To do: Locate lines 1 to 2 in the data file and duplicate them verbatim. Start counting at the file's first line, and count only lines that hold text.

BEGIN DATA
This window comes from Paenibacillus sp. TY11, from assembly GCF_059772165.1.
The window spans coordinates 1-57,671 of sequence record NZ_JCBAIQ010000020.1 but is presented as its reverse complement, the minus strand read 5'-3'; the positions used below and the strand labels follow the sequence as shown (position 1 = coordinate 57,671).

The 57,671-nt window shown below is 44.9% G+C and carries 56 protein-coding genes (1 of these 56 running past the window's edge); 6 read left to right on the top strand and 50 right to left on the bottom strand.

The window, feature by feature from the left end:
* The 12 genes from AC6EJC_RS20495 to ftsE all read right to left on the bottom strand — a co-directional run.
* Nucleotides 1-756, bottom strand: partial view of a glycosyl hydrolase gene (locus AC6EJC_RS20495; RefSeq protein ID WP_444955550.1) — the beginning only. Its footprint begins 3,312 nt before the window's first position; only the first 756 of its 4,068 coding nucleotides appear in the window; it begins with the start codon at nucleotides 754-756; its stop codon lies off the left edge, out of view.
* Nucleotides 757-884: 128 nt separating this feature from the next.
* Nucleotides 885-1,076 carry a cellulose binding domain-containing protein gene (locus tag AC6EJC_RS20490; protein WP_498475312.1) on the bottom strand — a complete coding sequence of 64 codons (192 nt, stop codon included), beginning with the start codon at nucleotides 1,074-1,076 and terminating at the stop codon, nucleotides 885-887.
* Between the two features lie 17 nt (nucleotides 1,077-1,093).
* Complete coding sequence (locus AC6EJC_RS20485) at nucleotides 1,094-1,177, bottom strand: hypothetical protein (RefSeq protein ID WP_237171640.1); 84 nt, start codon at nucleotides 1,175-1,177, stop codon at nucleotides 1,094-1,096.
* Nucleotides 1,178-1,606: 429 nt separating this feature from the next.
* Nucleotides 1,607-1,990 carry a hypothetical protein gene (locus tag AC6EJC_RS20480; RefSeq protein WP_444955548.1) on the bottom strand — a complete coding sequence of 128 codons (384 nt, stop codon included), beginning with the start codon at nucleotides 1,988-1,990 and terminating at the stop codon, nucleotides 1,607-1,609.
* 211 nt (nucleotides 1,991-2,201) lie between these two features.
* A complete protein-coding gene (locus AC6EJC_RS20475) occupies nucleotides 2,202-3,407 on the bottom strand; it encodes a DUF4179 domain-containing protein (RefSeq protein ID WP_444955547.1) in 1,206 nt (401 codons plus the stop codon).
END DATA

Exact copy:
This window comes from Paenibacillus sp. TY11, from assembly GCF_059772165.1.
The window spans coordinates 1-57,671 of sequence record NZ_JCBAIQ010000020.1 but is presented as its reverse complement, the minus strand read 5'-3'; the positions used below and the strand labels follow the sequence as shown (position 1 = coordinate 57,671).